Understanding Ukraine’s Ultranationalist Support
What does the ultranationalist “Svoboda” Freedom Party’s 10.5 percent share of the party-list vote in Ukraine’s October 28th parliamentary elections mean? Is it the end of the world? Have Ukrainians embraced fascism and anti-Semitism? Or might there be somewhat less alarmist explanations for Svoboda’s showing?
There are three good explanations—and one shockingly bad one—for Svoboda’s rise from a minor regional party to a very minor national force. After all, let’s not forget that Svoboda received the fewest votes of the five parties that made it into the Parliament.
First, most Ukrainians certainly didn’t vote for Svoboda because they read its program. If they had, they would have noticed that Svoboda’s socioeconomic vision of Ukraine resembles that of the Republican Party for the United States and that its approach to ethnic relations is strikingly similar to official policy in the Baltic states. Nor did Ukrainians vote for Svoboda because they were familiar with its record of governance, which, according to one Lviv-based businessman’s private communication, has been abysmal:
Since 2010, Svoboda has had a majority in the Lviv City Council and is the largest fraction in the Lviv Province Council. I haven’t noticed any important achievements. They wisely choose to stay away from economic issues, preferring to engage in shrill criticism. Their intellectual capacity is weak. Their economic views are naive and primitive, reminiscent of socialism. They’re also corrupt, especially those who came to power recently and had criminal connections in the 1990s. Some businessmen have even been approached by them to pay protection money.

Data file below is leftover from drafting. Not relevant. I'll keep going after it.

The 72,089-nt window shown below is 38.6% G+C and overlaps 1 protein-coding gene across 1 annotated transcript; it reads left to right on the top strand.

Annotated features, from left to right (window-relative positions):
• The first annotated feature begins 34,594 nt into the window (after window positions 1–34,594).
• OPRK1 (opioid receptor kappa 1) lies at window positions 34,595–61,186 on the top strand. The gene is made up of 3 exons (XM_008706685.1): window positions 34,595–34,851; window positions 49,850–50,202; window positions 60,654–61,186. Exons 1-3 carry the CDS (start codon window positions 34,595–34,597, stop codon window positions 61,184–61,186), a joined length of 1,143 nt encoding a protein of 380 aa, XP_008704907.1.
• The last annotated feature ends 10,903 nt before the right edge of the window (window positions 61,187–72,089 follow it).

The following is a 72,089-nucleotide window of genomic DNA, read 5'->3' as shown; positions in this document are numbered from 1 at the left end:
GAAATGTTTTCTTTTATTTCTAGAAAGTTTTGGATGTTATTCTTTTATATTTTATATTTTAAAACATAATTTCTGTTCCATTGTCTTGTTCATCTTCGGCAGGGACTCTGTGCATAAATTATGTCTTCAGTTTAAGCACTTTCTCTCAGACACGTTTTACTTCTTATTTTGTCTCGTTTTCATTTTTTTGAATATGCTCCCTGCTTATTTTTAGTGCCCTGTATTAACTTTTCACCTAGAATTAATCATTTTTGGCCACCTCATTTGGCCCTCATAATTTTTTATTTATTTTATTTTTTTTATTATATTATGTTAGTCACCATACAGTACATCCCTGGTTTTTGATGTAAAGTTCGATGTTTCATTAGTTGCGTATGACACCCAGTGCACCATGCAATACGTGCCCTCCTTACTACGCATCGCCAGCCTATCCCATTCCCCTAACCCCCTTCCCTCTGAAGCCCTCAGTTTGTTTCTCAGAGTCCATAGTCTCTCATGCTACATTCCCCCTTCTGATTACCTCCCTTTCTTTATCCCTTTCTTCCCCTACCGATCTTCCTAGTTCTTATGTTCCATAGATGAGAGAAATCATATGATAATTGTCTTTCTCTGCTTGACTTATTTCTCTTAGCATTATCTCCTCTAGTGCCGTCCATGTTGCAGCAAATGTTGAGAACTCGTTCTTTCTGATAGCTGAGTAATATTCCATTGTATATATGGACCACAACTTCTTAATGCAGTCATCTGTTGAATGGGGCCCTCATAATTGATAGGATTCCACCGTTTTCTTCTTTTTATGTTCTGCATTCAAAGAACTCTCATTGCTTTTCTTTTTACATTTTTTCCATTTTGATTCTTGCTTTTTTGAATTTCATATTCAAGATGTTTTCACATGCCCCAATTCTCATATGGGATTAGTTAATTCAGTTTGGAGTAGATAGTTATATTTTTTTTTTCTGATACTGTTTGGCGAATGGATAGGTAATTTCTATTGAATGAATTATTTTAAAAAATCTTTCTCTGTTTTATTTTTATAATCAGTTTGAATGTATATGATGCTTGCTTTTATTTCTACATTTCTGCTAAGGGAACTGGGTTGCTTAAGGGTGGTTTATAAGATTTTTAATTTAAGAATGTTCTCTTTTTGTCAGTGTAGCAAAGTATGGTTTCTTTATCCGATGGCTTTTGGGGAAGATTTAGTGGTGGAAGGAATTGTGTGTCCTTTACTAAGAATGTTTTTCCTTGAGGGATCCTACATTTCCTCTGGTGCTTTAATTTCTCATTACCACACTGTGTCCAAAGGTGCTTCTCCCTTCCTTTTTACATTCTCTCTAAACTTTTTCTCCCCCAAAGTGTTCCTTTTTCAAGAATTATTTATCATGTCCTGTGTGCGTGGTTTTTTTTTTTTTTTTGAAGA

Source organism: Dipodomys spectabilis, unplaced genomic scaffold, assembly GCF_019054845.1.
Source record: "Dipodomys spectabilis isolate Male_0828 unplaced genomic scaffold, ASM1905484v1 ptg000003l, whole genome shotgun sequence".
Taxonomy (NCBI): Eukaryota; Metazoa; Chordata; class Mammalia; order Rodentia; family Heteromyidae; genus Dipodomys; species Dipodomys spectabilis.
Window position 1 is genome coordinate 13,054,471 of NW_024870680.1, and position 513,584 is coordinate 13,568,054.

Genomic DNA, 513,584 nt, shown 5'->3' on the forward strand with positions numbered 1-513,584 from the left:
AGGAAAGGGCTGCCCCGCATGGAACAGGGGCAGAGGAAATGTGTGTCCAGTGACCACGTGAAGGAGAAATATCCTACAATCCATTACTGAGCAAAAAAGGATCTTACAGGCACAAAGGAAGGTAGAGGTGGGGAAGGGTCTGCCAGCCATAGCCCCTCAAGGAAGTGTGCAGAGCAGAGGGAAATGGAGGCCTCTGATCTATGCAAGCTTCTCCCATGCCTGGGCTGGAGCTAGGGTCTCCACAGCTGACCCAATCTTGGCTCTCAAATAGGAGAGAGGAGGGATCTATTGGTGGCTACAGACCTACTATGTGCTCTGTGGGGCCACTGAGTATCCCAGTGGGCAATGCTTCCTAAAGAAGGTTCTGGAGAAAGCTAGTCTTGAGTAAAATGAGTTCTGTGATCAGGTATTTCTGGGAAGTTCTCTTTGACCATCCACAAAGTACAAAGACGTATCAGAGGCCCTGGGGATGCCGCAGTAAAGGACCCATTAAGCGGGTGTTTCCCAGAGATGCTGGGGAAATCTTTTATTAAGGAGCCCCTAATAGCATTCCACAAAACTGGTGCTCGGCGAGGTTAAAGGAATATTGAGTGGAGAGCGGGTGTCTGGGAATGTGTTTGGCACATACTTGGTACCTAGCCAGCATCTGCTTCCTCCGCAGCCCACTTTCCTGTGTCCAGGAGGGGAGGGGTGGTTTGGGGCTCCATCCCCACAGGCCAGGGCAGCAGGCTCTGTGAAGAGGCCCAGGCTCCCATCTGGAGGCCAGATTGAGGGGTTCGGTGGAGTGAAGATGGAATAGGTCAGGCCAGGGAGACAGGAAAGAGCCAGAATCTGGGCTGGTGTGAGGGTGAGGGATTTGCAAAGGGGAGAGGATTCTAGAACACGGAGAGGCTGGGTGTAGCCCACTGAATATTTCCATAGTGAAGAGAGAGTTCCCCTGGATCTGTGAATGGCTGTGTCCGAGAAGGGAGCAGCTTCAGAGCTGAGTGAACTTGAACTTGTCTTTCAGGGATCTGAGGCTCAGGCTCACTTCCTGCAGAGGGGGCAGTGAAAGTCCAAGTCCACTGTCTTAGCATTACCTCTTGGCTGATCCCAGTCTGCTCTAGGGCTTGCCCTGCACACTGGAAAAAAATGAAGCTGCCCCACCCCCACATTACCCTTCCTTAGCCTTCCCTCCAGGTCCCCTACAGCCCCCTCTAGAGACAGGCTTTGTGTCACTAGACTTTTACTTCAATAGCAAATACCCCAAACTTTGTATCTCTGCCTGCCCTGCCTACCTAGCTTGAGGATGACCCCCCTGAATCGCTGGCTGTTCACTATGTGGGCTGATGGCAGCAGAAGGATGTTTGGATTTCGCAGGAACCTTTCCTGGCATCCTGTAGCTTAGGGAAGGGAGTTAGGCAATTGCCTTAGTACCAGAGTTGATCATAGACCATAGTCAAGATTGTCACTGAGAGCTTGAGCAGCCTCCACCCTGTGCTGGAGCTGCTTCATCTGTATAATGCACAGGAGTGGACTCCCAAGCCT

Ukrainians voted for Svoboda because they were fed up: with Regionnaire abuse of them and their culture and with the democratic opposition’s fecklessness. Placing Svoboda in the Parliament promised to put up at least rhetorical barriers to Regionnaire excess. As one Kyivite told me: “The Party of Regions is like the Nazis: they can only be stopped with force.” Or, as political analyst Volodymyr Fesenko, put it: “About 30-40 percent of Svoboda’s supporters are ideological believers in the idea of Ukrainian nationalism. But in Kyiv and central Ukraine many people voted for Svoboda as the most radical force, as the ‘special forces’ of the opposition. By the way, many Russian-speaking women voted for Svoboda.”